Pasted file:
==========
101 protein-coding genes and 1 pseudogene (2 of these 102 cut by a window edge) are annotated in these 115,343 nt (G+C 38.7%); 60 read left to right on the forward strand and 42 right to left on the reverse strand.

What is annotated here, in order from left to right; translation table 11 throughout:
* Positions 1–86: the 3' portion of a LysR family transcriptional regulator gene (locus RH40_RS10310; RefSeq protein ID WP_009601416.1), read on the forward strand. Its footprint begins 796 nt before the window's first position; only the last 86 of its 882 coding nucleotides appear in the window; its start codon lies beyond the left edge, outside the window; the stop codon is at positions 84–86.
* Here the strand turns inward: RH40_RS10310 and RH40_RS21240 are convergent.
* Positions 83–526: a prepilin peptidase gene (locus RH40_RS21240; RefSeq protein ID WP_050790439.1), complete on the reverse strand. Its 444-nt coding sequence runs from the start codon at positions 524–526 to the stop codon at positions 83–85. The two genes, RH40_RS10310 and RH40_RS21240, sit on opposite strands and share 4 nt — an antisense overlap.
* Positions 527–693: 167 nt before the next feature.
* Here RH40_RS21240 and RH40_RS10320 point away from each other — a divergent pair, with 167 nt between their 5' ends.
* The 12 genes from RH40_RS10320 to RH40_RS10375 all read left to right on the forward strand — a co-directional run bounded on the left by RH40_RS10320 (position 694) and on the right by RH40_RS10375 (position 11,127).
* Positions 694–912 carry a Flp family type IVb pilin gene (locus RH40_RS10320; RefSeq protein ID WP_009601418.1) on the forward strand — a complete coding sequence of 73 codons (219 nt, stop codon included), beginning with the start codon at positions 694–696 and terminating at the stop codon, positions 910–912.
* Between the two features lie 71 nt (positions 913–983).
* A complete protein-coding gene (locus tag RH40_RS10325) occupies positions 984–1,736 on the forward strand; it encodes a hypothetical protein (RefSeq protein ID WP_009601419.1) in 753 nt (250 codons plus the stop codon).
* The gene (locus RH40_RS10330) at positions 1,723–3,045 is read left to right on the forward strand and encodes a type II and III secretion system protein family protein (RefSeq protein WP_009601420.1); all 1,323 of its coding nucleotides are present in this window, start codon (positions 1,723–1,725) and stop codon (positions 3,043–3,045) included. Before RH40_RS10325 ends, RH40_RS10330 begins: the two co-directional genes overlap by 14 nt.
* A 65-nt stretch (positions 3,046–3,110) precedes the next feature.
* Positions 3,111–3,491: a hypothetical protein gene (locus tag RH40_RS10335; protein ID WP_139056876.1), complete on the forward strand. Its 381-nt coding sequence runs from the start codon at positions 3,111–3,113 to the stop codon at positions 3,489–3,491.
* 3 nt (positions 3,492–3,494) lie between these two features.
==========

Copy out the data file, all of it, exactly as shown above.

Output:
101 protein-coding genes and 1 pseudogene (2 of these 102 cut by a window edge) are annotated in these 115,343 nt (G+C 38.7%); 60 read left to right on the forward strand and 42 right to left on the reverse strand.

What is annotated here, in order from left to right; translation table 11 throughout:
* Positions 1–86: the 3' portion of a LysR family transcriptional regulator gene (locus RH40_RS10310; RefSeq protein ID WP_009601416.1), read on the forward strand. Its footprint begins 796 nt before the window's first position; only the last 86 of its 882 coding nucleotides appear in the window; its start codon lies beyond the left edge, outside the window; the stop codon is at positions 84–86.
* Here the strand turns inward: RH40_RS10310 and RH40_RS21240 are convergent.
* Positions 83–526: a prepilin peptidase gene (locus RH40_RS21240; RefSeq protein ID WP_050790439.1), complete on the reverse strand. Its 444-nt coding sequence runs from the start codon at positions 524–526 to the stop codon at positions 83–85. The two genes, RH40_RS10310 and RH40_RS21240, sit on opposite strands and share 4 nt — an antisense overlap.
* Positions 527–693: 167 nt before the next feature.
* Here RH40_RS21240 and RH40_RS10320 point away from each other — a divergent pair, with 167 nt between their 5' ends.
* The 12 genes from RH40_RS10320 to RH40_RS10375 all read left to right on the forward strand — a co-directional run bounded on the left by RH40_RS10320 (position 694) and on the right by RH40_RS10375 (position 11,127).
* Positions 694–912 carry a Flp family type IVb pilin gene (locus RH40_RS10320; RefSeq protein ID WP_009601418.1) on the forward strand — a complete coding sequence of 73 codons (219 nt, stop codon included), beginning with the start codon at positions 694–696 and terminating at the stop codon, positions 910–912.
* Between the two features lie 71 nt (positions 913–983).
* A complete protein-coding gene (locus tag RH40_RS10325) occupies positions 984–1,736 on the forward strand; it encodes a hypothetical protein (RefSeq protein ID WP_009601419.1) in 753 nt (250 codons plus the stop codon).
* The gene (locus RH40_RS10330) at positions 1,723–3,045 is read left to right on the forward strand and encodes a type II and III secretion system protein family protein (RefSeq protein WP_009601420.1); all 1,323 of its coding nucleotides are present in this window, start codon (positions 1,723–1,725) and stop codon (positions 3,043–3,045) included. Before RH40_RS10325 ends, RH40_RS10330 begins: the two co-directional genes overlap by 14 nt.
* A 65-nt stretch (positions 3,046–3,110) precedes the next feature.
* Positions 3,111–3,491: a hypothetical protein gene (locus tag RH40_RS10335; protein ID WP_139056876.1), complete on the forward strand. Its 381-nt coding sequence runs from the start codon at positions 3,111–3,113 to the stop codon at positions 3,489–3,491.
* 3 nt (positions 3,492–3,494) lie between these two features.